Denis Bakhvalov

Memory Profiling Part 2. Memory Usage Case Study

Categories: performance analysis ; book chapters

12 Feb 2024

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Case Study: Memory Usage of Stockfish

Now, let’s take a look at how to profile the memory usage of a real-world application. We will use heaptrack, an open-sourced heap memory profiler for Linux developed by KDE. Ubuntu users can install it very easily with apt install heaptrack heaptrack-gui. Heaptrack can find places in the code where the largest and most frequent allocations happen among many other things. On Windows, you can use Mtuner which has similar1 capabilities as Heaptrack.

As an example, we took Stockfish’s built-in benchmark. We compiled it using the Clang 15 compiler with -O3 -mavx2 options. We collected the Heaptrack memory profile of a single-threaded Stockfish built-in benchmark on an Intel Alderlake i7-1260P processor using the following command:

$ heaptrack ./stockfish bench 128 1 24 default depth

Figure 2 shows us a summary view of the Stockfish memory profile. Here are some interesting facts we can learn from it:

  • The total number of allocations is 10614.
  • Almost half of the allocations are temporary, i.e., allocations that are directly followed by their deallocation.
  • Peak heap memory consumption is 204 MB.
  • Stockfish::std_aligned_alloc is responsible for the largest portion of the allocated heap space (182 MB). But it is not among the most frequent allocation spots (middle table), so it is likely allocated once and stays alive until the end of the program.
  • Almost half of all the allocation calls come from operator new, which are all temporary allocations. Can we get rid of temporary allocations?
  • Leaked memory is not a concern for this case study.

Figure 2. Stockfish memory profile with Heaptrack, summary view.

Notice, that there are many tabs on the top of the image; next, we will explore some of them. Figure 3 shows the memory usage of the Stockfish built-in benchmark. The memory usage stays constant at 200 MB throughout the entire run of the program. Total consumed memory is broken into slices, e.g., regions 1 and 2 on the image. Each slice corresponds to a particular allocation. Interestingly, it was not a single big 182 MB allocation that was done through Stockfish::std_aligned_alloc as we thought earlier. Instead, there are two: slice 1 of 134.2 MB and slice 2 of 48.4 MB. Though both allocations stay alive until the very end of the benchmark.

Figure 3. Stockfish memory profile with Heaptrack, memory usage over time stays constant.

Does it mean that there are no memory allocations after the startup phase? Let’s find out. Figure 4 shows the accumulated number of allocations over time. Similar to the consumed memory chart (Figure 3), allocations are sliced according to the accumulated number of memory allocations attributed to each function. As we can see, new allocations keep coming from not just a single place, but many. The most frequent allocations are done through operator new that corresponds to region 1 on the image.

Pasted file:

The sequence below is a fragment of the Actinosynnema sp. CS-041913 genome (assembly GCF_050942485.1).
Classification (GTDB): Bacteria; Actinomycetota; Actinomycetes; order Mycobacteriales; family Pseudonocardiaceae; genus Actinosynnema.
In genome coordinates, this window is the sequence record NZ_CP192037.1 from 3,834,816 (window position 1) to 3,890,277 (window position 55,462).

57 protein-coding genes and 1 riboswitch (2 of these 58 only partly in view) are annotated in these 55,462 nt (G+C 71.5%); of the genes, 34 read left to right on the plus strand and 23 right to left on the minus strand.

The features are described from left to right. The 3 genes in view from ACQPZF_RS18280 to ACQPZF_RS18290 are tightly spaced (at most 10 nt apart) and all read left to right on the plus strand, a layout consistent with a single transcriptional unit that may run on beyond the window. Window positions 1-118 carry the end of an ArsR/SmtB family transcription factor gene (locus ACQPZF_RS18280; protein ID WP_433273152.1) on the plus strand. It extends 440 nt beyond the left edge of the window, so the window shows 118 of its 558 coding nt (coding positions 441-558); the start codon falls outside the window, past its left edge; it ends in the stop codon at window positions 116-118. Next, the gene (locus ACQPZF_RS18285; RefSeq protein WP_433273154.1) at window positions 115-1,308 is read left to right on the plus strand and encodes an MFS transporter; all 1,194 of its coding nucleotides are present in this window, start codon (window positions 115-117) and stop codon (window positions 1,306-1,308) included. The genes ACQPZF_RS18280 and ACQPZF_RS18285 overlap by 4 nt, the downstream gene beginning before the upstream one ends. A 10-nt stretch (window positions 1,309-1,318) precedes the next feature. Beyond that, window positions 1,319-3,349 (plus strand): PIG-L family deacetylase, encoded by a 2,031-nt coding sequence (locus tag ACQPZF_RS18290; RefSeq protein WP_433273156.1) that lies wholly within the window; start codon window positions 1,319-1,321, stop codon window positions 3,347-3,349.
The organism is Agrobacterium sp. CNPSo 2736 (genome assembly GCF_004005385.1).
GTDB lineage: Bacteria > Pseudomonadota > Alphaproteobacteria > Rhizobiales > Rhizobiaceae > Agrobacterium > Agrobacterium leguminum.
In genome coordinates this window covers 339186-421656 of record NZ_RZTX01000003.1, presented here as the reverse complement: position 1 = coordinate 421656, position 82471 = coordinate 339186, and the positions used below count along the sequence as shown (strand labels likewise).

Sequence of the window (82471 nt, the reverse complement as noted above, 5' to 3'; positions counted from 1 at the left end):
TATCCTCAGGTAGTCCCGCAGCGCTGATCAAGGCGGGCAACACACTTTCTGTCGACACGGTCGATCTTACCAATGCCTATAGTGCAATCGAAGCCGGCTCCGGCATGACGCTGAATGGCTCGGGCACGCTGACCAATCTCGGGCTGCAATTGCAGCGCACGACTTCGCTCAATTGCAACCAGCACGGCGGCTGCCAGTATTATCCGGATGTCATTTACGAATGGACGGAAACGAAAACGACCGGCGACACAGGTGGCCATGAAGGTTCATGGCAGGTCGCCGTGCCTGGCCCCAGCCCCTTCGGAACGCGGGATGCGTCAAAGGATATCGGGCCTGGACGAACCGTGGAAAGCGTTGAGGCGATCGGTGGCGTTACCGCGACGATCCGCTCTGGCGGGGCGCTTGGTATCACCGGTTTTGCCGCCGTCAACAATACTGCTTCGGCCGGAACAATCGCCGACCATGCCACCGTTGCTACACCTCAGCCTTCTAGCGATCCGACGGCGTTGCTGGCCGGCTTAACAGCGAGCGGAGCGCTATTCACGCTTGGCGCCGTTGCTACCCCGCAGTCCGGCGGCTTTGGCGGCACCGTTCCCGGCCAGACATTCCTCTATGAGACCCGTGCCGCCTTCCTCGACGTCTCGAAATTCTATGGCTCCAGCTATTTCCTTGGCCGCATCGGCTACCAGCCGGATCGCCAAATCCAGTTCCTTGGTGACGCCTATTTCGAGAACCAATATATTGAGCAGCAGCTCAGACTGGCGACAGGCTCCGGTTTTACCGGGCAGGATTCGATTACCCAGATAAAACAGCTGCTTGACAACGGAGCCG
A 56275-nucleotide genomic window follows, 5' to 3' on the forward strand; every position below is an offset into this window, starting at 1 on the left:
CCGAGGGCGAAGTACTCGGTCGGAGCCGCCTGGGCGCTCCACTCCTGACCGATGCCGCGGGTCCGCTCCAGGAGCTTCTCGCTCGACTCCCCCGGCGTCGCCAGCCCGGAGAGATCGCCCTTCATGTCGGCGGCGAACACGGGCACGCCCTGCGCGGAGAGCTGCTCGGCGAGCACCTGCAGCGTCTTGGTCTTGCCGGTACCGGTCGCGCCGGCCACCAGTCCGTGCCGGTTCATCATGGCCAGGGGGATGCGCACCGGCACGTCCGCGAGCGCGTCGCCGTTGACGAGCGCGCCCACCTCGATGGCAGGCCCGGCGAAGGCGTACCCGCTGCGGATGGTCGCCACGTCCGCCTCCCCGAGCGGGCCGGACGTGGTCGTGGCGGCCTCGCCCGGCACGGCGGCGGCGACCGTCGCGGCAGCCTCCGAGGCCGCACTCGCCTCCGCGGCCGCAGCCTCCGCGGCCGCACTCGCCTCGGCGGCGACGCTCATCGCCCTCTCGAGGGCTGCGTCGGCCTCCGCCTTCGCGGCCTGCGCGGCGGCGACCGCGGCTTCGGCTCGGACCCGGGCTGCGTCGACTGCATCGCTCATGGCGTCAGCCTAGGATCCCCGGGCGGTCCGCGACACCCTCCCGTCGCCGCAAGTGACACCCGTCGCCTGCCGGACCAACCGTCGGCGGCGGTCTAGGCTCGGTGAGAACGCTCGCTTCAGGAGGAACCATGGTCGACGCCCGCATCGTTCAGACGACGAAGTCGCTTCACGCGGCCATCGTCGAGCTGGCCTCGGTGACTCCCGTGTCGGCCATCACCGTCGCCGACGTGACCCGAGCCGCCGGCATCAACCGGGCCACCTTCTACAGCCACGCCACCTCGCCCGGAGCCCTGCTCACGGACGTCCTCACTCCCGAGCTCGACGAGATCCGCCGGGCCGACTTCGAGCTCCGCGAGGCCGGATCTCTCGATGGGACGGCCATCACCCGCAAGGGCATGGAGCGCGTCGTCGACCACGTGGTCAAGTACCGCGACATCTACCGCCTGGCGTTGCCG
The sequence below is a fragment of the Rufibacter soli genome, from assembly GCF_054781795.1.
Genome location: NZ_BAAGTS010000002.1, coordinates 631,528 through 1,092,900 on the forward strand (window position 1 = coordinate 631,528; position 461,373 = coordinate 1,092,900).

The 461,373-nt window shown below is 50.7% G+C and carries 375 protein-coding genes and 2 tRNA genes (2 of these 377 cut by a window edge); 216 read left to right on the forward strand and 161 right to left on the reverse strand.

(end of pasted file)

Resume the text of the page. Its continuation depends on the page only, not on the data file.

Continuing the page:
Notice, there are new allocations at a steady pace throughout the life of the program. However, as we just saw, memory consumption doesn’t change; how is that possible? Well, it can be possible if we deallocate previously allocated buffers and allocate new ones of the same size (also known as temporary allocations).

Figure 4. Stockfish memory profile with Heaptrack, number of allocations is growing.

Since the number of allocations is growing but the total consumed memory doesn’t change, we are dealing with temporary allocations. Let’s find out where in the code they are coming from. It is easy to do with the help of a flame graph shown in Figure 5. There are 4800 temporary allocations in total with 90.8% of those coming from operator new. Thanks to the flame graph we know the entire call stack that leads to 4360 temporary allocations. Interestingly, those temporary allocations are initiated by std::stable_sort which allocates a temporary buffer to do the sorting. One way to get rid of those temporary allocations would be to use an in-place stable sorting algorithm. However, by doing so we observed an 8% drop in performance, so we discarded this change.

Figure 5. Stockfish memory profile with Heaptrack, temporary allocations flamegraph.

Similar to temporary allocations, you can also find the paths that lead to the largest allocations in a program. In the dropdown menu at the top, you would need to select the “Consumed” flame graph. We encourage readers to explore other tabs as well.

-> part 3

  1. I would be glad if someone can confirm that MTuner has similar features as heaptrack. 

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